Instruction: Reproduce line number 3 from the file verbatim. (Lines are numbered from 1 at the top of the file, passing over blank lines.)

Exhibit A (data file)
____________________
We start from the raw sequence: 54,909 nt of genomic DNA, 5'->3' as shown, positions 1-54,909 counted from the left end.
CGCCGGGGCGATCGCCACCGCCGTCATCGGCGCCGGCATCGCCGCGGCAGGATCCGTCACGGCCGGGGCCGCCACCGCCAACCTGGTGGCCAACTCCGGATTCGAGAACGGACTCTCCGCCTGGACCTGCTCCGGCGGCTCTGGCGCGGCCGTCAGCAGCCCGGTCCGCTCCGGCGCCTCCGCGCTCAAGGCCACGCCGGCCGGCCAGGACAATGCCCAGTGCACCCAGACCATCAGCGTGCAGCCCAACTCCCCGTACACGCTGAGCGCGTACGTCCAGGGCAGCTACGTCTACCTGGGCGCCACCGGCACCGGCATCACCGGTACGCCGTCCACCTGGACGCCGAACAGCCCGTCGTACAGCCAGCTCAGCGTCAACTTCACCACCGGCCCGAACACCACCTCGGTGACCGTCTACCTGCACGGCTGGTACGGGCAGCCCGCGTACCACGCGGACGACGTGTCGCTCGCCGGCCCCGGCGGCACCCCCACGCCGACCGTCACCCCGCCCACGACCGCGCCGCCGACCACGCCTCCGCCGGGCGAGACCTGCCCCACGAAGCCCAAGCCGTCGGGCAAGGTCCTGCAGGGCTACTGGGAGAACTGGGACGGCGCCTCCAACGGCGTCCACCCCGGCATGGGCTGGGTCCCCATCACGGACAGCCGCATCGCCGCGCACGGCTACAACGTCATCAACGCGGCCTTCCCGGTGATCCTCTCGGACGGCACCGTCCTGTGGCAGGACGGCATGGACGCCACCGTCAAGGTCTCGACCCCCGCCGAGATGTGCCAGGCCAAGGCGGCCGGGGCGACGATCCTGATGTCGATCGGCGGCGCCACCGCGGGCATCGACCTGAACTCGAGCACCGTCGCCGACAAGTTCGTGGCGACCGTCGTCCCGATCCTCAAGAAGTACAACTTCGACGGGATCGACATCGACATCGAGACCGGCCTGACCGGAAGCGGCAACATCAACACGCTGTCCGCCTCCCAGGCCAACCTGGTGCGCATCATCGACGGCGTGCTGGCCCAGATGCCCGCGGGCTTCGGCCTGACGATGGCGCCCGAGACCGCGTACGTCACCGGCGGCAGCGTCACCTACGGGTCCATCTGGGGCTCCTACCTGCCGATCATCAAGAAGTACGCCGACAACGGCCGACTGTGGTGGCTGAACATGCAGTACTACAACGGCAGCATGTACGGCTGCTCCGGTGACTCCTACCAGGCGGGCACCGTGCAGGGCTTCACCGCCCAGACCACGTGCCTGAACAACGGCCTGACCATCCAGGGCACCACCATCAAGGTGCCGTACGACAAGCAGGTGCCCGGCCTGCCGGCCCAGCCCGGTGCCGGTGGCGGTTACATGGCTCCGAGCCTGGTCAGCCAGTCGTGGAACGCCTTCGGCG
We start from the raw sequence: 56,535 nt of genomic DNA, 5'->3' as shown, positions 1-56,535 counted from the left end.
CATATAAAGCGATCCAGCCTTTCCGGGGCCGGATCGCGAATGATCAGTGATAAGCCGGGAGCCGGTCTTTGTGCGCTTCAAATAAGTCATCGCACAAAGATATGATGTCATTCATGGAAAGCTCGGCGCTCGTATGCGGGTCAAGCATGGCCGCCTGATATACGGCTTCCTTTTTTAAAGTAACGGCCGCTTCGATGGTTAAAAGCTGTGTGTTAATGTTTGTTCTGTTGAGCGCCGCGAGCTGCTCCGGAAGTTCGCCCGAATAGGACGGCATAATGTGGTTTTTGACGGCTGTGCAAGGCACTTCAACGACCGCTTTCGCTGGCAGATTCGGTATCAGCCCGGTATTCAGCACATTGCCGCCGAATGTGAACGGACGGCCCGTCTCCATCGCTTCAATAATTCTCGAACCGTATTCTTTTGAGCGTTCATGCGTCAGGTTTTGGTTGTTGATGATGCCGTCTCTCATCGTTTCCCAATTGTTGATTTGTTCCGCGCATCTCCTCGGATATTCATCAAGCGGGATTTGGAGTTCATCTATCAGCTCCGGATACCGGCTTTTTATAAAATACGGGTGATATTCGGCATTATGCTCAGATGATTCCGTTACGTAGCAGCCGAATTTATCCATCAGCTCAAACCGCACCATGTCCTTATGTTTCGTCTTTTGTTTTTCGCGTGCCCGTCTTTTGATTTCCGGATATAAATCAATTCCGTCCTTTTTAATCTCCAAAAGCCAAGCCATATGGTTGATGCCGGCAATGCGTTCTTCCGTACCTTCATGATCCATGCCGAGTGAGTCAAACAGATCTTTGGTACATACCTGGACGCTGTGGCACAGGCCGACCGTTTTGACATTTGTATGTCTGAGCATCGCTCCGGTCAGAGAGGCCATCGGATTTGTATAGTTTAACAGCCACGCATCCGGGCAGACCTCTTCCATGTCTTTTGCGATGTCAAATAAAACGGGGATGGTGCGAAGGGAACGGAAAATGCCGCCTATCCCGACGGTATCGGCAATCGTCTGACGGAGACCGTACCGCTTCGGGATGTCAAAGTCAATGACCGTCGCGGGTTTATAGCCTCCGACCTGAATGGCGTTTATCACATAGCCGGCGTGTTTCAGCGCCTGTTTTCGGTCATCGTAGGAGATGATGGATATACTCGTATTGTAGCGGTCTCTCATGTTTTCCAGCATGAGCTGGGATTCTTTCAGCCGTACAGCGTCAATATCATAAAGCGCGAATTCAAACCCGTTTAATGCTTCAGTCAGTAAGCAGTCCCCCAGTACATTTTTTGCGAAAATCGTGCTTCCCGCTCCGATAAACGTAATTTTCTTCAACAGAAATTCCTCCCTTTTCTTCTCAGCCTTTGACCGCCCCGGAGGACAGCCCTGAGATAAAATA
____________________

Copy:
We start from the raw sequence: 56,535 nt of genomic DNA, 5'->3' as shown, positions 1-56,535 counted from the left end.